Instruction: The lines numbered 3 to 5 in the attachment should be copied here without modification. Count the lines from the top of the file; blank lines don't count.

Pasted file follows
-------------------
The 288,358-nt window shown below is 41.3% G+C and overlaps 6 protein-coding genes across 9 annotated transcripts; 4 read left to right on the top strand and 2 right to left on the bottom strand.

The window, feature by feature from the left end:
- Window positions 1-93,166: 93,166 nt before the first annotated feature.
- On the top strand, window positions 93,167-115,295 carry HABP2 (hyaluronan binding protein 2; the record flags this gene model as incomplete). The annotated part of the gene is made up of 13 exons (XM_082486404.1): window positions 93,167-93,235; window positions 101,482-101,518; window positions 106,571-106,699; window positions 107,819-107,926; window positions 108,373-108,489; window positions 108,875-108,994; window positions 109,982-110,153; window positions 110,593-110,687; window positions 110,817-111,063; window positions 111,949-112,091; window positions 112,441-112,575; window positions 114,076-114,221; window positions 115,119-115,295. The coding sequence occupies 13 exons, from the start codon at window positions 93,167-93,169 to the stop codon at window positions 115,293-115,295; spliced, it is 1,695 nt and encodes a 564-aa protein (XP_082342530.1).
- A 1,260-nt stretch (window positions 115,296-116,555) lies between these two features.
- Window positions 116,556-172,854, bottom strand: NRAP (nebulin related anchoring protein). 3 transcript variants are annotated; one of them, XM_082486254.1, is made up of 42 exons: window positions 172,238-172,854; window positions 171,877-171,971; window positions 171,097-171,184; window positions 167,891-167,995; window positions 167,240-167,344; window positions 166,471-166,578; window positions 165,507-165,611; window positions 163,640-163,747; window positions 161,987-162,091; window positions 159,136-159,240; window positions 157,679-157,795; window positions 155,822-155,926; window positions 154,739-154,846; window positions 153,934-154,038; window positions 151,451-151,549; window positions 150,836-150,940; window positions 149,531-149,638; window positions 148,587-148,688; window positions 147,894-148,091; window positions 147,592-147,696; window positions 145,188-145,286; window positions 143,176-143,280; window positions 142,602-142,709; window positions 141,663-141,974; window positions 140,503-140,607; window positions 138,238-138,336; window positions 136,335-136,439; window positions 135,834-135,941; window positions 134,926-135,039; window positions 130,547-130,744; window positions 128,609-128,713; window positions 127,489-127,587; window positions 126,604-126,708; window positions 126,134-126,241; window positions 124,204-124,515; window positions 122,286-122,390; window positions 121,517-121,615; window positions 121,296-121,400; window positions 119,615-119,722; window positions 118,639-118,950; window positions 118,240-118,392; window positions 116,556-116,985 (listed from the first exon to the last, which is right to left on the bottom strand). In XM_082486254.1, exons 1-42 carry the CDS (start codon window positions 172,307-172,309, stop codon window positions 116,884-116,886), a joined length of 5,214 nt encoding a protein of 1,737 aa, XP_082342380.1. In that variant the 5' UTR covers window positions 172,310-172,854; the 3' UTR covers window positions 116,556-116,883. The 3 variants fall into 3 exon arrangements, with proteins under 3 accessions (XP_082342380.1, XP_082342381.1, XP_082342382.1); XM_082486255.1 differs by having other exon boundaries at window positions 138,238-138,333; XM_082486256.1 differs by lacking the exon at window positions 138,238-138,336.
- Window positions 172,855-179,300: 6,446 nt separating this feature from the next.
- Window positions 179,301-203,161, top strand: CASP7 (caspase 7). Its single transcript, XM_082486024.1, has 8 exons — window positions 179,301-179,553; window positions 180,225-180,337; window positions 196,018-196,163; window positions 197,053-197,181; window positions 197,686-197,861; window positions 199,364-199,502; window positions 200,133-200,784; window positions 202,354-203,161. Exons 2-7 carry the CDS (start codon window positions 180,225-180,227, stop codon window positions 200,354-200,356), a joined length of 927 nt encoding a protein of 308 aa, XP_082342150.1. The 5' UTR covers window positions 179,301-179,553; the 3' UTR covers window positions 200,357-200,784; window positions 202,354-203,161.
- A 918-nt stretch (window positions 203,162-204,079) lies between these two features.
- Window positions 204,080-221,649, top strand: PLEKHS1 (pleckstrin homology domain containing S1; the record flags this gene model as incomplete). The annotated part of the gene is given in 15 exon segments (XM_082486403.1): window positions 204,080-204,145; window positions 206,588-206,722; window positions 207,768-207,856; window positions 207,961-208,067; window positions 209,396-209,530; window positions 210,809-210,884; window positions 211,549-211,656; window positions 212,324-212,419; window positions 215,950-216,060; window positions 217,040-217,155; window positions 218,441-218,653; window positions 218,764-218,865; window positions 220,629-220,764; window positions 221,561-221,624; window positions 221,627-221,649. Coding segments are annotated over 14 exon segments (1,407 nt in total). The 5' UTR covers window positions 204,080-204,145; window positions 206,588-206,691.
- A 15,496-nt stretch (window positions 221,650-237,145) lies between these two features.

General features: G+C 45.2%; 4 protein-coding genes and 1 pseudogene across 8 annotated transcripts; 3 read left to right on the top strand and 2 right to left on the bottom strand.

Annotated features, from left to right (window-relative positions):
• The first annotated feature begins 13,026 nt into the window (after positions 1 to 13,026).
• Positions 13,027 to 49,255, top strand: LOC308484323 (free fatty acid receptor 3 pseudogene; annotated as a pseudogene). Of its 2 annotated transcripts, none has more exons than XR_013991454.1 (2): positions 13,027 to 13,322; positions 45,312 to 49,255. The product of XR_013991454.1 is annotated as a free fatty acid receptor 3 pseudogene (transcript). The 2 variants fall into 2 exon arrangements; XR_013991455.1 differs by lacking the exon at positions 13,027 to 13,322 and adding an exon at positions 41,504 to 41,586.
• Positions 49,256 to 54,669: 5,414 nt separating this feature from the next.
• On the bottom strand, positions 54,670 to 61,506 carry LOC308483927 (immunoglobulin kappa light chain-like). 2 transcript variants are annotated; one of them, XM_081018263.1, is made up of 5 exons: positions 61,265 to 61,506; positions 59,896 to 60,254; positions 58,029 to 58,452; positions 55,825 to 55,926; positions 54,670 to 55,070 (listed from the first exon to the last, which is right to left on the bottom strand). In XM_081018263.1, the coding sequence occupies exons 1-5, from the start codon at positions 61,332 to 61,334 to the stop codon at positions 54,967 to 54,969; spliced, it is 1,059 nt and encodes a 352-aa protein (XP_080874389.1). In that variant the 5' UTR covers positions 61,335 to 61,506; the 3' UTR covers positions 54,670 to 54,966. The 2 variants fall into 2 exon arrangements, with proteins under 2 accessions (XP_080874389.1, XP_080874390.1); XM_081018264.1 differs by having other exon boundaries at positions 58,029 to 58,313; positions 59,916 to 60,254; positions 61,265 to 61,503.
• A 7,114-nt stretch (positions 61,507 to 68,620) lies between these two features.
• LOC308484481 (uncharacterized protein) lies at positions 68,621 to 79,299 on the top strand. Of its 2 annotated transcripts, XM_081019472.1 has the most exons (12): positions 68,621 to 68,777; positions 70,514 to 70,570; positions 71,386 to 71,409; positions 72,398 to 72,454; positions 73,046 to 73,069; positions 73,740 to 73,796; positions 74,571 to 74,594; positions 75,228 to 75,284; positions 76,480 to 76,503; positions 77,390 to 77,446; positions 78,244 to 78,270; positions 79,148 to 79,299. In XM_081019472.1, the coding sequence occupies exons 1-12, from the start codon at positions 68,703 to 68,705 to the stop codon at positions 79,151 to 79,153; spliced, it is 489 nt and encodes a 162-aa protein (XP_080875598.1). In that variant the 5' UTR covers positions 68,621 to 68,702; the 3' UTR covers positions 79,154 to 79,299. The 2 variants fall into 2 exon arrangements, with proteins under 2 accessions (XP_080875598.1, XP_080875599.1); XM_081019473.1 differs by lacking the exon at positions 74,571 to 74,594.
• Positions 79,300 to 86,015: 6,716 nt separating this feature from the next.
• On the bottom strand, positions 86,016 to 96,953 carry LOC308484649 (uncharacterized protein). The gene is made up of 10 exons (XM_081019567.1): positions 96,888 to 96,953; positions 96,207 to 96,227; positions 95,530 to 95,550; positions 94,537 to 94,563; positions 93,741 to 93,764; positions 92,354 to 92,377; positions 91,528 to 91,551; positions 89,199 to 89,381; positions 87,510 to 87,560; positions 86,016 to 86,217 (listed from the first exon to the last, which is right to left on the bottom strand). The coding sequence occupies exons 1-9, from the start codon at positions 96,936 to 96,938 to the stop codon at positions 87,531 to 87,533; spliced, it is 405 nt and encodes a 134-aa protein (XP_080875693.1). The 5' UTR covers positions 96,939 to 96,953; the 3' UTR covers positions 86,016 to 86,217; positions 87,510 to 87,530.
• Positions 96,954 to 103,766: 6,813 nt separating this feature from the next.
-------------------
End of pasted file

- Window positions 1-93,166: 93,166 nt before the first annotated feature.
- On the top strand, window positions 93,167-115,295 carry HABP2 (hyaluronan binding protein 2; the record flags this gene model as incomplete). The annotated part of the gene is made up of 13 exons (XM_082486404.1): window positions 93,167-93,235; window positions 101,482-101,518; window positions 106,571-106,699; window positions 107,819-107,926; window positions 108,373-108,489; window positions 108,875-108,994; window positions 109,982-110,153; window positions 110,593-110,687; window positions 110,817-111,063; window positions 111,949-112,091; window positions 112,441-112,575; window positions 114,076-114,221; window positions 115,119-115,295. The coding sequence occupies 13 exons, from the start codon at window positions 93,167-93,169 to the stop codon at window positions 115,293-115,295; spliced, it is 1,695 nt and encodes a 564-aa protein (XP_082342530.1).
- A 1,260-nt stretch (window positions 115,296-116,555) lies between these two features.